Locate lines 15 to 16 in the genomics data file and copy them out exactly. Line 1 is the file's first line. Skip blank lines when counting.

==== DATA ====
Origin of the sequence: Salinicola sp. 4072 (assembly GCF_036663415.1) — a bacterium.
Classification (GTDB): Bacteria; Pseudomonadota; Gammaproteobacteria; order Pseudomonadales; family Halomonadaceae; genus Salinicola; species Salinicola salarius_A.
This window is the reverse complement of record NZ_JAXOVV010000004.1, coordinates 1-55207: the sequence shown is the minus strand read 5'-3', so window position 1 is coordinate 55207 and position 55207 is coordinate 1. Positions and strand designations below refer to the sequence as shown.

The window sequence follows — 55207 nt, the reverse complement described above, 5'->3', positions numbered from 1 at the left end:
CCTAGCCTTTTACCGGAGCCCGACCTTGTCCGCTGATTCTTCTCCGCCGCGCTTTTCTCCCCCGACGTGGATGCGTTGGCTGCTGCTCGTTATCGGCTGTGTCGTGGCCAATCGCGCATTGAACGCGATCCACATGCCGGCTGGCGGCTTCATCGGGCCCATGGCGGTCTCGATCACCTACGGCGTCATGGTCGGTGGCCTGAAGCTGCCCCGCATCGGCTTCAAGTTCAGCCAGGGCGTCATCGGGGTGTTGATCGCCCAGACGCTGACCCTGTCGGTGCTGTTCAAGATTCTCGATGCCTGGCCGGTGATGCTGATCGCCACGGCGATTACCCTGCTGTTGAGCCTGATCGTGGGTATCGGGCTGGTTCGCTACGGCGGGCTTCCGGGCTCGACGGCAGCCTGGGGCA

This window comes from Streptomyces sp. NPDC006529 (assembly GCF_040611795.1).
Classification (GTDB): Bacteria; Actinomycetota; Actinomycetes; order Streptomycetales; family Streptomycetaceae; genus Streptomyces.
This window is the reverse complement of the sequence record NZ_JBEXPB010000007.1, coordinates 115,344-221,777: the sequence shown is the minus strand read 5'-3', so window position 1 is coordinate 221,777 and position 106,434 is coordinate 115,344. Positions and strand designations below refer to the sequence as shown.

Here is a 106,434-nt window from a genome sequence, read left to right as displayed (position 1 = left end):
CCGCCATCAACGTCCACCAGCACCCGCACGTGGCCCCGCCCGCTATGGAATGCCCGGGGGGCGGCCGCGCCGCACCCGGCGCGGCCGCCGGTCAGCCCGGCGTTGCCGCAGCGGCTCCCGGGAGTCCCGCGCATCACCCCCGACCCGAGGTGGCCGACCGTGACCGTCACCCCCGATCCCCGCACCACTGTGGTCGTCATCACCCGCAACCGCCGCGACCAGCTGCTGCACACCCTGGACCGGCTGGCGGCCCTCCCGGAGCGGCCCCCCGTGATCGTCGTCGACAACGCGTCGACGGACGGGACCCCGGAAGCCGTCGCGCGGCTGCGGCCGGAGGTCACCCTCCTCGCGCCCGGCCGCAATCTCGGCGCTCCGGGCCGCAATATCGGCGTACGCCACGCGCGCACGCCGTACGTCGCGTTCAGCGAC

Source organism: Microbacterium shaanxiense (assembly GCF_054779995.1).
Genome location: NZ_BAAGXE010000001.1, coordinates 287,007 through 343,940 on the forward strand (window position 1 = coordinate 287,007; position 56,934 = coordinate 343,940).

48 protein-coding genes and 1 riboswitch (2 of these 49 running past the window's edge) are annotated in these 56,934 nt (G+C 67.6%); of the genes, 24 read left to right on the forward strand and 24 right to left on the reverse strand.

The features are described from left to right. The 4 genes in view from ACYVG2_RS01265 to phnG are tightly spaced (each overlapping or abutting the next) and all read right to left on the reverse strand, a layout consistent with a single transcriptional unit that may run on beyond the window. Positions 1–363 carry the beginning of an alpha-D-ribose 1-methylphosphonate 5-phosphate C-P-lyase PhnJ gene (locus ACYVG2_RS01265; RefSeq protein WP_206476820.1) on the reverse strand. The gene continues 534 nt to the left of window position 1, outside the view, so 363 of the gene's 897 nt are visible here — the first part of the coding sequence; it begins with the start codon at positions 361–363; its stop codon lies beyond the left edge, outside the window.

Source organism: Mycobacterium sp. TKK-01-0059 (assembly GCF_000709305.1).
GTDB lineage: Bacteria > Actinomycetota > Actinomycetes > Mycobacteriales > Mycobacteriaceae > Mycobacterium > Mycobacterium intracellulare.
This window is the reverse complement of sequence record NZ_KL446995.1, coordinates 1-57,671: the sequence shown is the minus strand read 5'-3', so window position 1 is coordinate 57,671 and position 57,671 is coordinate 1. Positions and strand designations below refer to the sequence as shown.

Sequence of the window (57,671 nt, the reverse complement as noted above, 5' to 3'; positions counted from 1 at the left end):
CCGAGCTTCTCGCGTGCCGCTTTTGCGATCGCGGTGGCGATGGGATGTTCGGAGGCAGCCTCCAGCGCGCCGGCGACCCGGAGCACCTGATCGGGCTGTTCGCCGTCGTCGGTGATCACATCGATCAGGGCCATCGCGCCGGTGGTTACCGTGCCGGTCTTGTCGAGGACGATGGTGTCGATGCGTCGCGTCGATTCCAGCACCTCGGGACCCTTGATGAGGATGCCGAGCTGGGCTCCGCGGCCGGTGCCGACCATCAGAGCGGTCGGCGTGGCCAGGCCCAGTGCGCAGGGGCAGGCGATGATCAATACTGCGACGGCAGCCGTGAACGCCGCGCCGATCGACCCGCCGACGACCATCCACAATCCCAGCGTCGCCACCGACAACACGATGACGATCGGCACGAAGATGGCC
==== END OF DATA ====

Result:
Source organism: Mycobacterium sp. TKK-01-0059 (assembly GCF_000709305.1).
GTDB lineage: Bacteria > Actinomycetota > Actinomycetes > Mycobacteriales > Mycobacteriaceae > Mycobacterium > Mycobacterium intracellulare.